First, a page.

Comparing dietary strategies to manage cardiovascular risk in primary care: a narrative review of systematic reviews

Hannah Greenwood*, Katelyn Barnes, Lauren Ball, Paul Glasziou

*Corresponding author for this work

Research output: Contribution to journalReview articleResearchpeer-review

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BACKGROUND: Nutrition care in general practice is crucial for cardiovascular disease (CVD) prevention and management, although comparison between dietary strategies is lacking.

AIM: To compare the best available (most recent, relevant, and high-quality) evidence for six dietary strategies that are effective for primary prevention/absolute risk reduction of CVD.

DESIGN AND SETTING: A pragmatic narrative review of systematic reviews of randomised trials focused on primary prevention of cardiovascular events.

METHOD: Studies about: 1) adults without a history of cardiovascular events; 2) target dietary strategies postulated to reduce CVD risk; and 3) direct cardiovascular or all-cause mortality outcomes were included. Six dietary strategies were examined: energy deficit, Mediterranean-like diet, sodium reduction (salt reduction and substitution), the Dietary Approaches to Stop Hypertension (DASH) diet, alcohol reduction, and fish/fish oil consumption. Reviews were selected based on quality, recency, and relevance. Quality and certainty of evidence was assessed using GRADE.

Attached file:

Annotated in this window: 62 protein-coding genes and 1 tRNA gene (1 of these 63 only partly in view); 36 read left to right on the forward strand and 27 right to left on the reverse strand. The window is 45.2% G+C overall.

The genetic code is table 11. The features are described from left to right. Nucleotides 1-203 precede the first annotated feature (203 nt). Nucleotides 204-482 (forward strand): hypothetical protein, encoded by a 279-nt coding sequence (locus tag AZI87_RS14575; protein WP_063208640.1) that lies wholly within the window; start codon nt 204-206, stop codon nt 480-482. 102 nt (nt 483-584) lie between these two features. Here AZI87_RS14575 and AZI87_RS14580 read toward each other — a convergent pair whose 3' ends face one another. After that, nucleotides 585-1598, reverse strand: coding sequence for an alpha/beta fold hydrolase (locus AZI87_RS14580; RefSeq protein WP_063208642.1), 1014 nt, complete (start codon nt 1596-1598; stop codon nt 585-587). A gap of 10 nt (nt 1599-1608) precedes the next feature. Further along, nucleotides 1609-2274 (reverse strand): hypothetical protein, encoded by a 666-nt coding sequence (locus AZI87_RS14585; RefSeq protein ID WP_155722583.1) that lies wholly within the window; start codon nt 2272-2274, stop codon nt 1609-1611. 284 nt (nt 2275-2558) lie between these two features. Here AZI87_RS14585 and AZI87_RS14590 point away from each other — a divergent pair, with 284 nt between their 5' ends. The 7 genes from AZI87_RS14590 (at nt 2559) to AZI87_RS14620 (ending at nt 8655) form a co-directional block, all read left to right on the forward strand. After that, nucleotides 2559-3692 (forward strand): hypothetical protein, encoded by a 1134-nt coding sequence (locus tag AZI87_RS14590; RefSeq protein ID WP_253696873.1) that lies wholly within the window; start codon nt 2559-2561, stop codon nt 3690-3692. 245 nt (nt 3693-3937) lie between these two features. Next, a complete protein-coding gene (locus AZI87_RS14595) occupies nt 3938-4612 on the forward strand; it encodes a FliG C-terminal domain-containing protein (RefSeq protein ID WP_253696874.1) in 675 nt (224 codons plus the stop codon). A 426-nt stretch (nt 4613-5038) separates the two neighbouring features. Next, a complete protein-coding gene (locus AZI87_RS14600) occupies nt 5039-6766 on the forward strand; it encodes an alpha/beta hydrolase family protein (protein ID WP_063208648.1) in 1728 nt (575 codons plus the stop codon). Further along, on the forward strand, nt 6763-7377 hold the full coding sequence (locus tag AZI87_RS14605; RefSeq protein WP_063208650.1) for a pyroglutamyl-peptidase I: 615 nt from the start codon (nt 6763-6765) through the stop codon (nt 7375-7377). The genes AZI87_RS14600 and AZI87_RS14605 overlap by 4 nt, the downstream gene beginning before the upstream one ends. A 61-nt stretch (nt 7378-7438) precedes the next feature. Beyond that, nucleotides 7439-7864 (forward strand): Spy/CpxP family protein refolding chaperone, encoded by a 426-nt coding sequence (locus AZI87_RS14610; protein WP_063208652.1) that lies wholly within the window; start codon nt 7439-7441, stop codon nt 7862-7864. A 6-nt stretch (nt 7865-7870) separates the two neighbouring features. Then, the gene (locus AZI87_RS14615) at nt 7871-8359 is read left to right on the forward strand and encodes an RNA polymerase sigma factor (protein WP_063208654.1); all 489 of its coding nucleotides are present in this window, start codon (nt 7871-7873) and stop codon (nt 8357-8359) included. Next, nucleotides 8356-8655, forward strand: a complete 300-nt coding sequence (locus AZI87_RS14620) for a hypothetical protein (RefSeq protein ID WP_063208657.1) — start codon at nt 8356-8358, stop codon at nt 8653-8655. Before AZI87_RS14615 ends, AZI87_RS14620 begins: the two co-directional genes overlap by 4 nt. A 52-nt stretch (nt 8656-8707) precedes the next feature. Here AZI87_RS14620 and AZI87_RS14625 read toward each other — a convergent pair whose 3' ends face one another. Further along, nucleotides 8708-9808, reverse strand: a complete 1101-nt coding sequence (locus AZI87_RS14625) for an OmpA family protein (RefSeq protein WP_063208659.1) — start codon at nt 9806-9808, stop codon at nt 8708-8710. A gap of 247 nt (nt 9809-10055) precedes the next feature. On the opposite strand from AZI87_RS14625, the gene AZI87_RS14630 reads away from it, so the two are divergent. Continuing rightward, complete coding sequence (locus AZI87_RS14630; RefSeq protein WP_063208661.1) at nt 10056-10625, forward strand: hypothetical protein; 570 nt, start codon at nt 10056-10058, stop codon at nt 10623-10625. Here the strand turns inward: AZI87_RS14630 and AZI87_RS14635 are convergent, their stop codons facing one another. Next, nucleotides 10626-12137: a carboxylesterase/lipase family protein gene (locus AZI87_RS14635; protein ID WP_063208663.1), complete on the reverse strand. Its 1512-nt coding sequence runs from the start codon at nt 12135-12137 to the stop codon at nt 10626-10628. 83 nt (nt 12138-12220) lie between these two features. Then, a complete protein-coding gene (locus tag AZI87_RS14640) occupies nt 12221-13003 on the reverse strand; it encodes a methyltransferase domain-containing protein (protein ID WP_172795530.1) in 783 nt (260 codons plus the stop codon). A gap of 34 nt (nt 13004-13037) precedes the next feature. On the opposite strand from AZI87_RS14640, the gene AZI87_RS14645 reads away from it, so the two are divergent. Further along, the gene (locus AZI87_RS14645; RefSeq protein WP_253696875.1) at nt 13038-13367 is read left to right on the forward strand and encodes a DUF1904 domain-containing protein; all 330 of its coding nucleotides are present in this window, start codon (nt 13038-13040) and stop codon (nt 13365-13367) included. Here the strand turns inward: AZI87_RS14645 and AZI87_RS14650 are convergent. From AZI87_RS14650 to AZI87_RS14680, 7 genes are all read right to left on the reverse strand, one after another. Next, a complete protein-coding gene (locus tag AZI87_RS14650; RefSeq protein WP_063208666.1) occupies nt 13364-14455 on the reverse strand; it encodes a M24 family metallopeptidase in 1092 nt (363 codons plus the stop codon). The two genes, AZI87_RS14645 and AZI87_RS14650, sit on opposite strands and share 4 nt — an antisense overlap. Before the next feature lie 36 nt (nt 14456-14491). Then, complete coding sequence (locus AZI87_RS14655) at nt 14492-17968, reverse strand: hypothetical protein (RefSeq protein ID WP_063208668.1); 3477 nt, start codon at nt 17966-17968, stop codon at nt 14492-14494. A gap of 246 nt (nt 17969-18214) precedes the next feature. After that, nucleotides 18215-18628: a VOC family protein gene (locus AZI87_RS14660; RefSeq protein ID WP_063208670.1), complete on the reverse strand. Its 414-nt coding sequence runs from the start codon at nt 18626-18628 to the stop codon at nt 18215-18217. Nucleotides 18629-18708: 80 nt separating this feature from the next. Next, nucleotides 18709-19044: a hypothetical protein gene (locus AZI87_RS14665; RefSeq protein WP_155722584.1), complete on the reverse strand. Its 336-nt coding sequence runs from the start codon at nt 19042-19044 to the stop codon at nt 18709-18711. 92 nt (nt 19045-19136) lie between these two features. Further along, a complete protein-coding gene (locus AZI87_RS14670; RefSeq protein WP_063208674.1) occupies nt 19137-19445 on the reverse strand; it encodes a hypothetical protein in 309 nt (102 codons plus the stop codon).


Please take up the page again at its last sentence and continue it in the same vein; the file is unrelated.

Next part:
RESULTS: Twenty-five reviews met inclusion criteria; eight were selected as the highest quality, recent, and relevant. Three dietary strategies showed modest, significant reductions in cardiovascular events: energy deficit (relative risk reduction [RRR] 30%, 95% confidence interval [CI] = 13 to 43), Mediterranean-like diet (RRR 40%, 95% CI = 20 to 55), and salt substitution (RRR 30%, 95% CI = 7 to 48). Still, some caveats remain on the effectiveness of these dietary strategies. Salt reduction, DASH diet, and alcohol reduction showed small, significant reductions in blood pressure, but no reduction in cardiovascular events. Fish/fish oil consumption showed little or no effect; supplementation of fish oil alone showed small reductions in CVD events.

CONCLUSION: For primary prevention, energy deficit, Mediterranean-like diets, and sodium substitution have modest evidence for risk reduction of CVD events. Strategies incorporated into clinical nutrition care should ensure guidance is person centred and tailored to clinical circumstances.

Original languageEnglish
Pages (from-to)e199-e207
Number of pages9
JournalBritish Journal of General Practice
Issue number740
Early online date19 Feb 2024
Publication statusPublished - Mar 2024


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